Brereton was born in the Sydney suburb of Kensington, and was educated at De La Salle Catholic College, Coogee, now defunct. He was apprenticed and worked as an electrical tradesman to the Sydney County Council, a former council-owned retailer of electricity in inner Sydney.
He survived the political controversy of the Botany Council affair in the mid-'70s when he was accused of attempting to influence ALP aldermen who were considering an application to rezone a block of land. He and Geoffrey Cahill, then Labor's NSW general secretary (and son of former Premier Joseph Cahill), appeared in court on bribery and conspiracy charges but after 17 days of hearings and evidence from high-powered witnesses, including Rupert Murdoch, all charges were thrown out.
Brereton served in the New South Wales Legislative Assembly as member for Randwick 1970–71 and Heffron 1973–90. In the governments led by Neville Wran and (from 1986) Barrie Unsworth, Brereton was Minister for Health 1981–84, Minister for Roads 1983–84 and 1984–87, Minister for Public Works 1984–87 and Minister for Employment 1984. He was instrumental in allowing the monorail in Sydney to be built, and opposed the development of a light rail project.
Upon switching to the federal Parliament, Brereton was Parliamentary Secretary to the Prime Minister 1991–93, Minister for Industrial Relations 1993–96, Minister for Transport 1993–96, and Minister Assisting the Prime Minister for Public Service Matters 1993. In March 1996 the ALP government lost office to John Howard.
Brereton was a member of the Opposition Shadow Ministry 1996–2001 serving as Shadow Minister for Foreign Affairs. Assisted by his adviser, Dr Philip Dorling, Brereton was instrumental in revising Federal Labor policy to support self-determination and independence for East Timor. Brereton was a vocal critic of Howard, who supported East Timor's continued integration in Indonesia. He was also strongly critical of the performance of past Labor Governments, in particular Prime Minister Gough Whitlam who acquiesced to Indonesia's intentions to invade East Timor in 1975.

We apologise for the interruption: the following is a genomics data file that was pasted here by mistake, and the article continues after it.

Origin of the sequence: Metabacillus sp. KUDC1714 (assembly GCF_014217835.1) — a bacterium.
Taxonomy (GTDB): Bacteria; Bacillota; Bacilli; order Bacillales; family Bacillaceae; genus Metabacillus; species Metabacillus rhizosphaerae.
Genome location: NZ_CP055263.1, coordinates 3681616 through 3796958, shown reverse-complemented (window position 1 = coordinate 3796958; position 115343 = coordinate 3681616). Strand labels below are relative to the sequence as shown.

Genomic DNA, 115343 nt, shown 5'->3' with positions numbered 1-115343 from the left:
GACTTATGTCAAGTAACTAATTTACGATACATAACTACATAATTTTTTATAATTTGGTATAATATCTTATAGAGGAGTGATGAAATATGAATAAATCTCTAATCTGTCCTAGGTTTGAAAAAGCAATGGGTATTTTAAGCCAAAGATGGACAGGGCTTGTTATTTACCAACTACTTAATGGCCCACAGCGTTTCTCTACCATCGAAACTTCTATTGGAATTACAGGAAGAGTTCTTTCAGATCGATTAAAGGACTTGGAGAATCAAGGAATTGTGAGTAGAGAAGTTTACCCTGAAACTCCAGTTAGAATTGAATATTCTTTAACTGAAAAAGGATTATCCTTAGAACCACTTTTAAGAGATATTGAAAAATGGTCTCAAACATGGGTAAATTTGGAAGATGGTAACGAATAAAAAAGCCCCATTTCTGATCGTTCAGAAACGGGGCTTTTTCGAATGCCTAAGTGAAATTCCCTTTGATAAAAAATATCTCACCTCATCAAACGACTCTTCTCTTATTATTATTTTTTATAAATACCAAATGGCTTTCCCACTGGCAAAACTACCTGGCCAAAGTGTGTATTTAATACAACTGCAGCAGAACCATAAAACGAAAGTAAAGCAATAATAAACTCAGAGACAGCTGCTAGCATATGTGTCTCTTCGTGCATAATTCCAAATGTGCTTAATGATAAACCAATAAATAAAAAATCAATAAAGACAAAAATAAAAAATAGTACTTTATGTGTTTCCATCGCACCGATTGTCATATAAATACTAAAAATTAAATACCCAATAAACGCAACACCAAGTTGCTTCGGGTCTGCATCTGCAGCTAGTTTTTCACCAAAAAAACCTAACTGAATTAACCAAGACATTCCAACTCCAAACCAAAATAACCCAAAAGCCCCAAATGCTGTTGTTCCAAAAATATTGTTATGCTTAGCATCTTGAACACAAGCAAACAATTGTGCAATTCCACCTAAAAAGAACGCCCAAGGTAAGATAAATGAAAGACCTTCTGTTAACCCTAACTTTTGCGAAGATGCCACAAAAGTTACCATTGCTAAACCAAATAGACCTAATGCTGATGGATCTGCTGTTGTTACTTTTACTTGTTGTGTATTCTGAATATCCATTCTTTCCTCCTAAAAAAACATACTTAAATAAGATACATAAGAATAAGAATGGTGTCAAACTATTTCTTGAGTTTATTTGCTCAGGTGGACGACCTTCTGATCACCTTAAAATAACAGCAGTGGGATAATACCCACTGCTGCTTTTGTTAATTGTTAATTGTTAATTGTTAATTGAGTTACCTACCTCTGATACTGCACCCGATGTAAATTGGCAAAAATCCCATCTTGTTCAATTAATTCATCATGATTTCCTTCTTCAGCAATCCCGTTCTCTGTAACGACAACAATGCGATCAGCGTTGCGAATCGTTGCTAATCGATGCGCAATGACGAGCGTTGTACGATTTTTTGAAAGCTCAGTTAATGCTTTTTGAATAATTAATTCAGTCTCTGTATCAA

During 1998 and 1999 Brereton highlighted evidence of the Indonesian military's involvement in pro-integrationist violence in East Timor and was a strident advocate of United Nations peacekeeping to support East Timor's independence ballot. Brereton was a member of the Australian Parliamentary observer mission that witnessed the conduct of the ballot.
Brereton's break from previous Australian bipartisanship on East Timor policy was an important factor in the Howard Government's eventual decision to change Australian policy and intervene in East Timor in September 1999. According to historian and former Australian Army officer Clinton Fernandes, "The ALP's change of policy – and the resulting pressure of the [Australian] Government – was a critical factor in the independence of East Timor." Brereton's activism on the East Timor issue was strongly opposed by senior Labor political figures, notably Whitlam and former Foreign Minister Gareth Evans and found little support from Federal Labor leader Kim Beazley. However Beazley was reluctant to challenge Brereton's handling of the issue and eventually accepted the change in Labor policy. Following controversy in 1999 over leaked Australian intelligence reports relating to East Timor and the Indonesian military, Australian Federal Police and Defence Security agents raided Dr Dorling's home in September 2000, but no classified material was found.
Taking into account his service in the New South Wales Parliament, Brereton had the longest period of parliamentary service of any member of the Parliament elected in 2001. In June 2004 he announced his retirement from politics at the 2004 federal election. He helped engineer the candidacy of the rock singer Peter Garrett as his successor in the seat.
His wife, Justice Tricia Kavanagh, sits on the Industrial Relations Commission of New South Wales. They have two sons. Brereton is the younger brother of Deirdre Grusovin.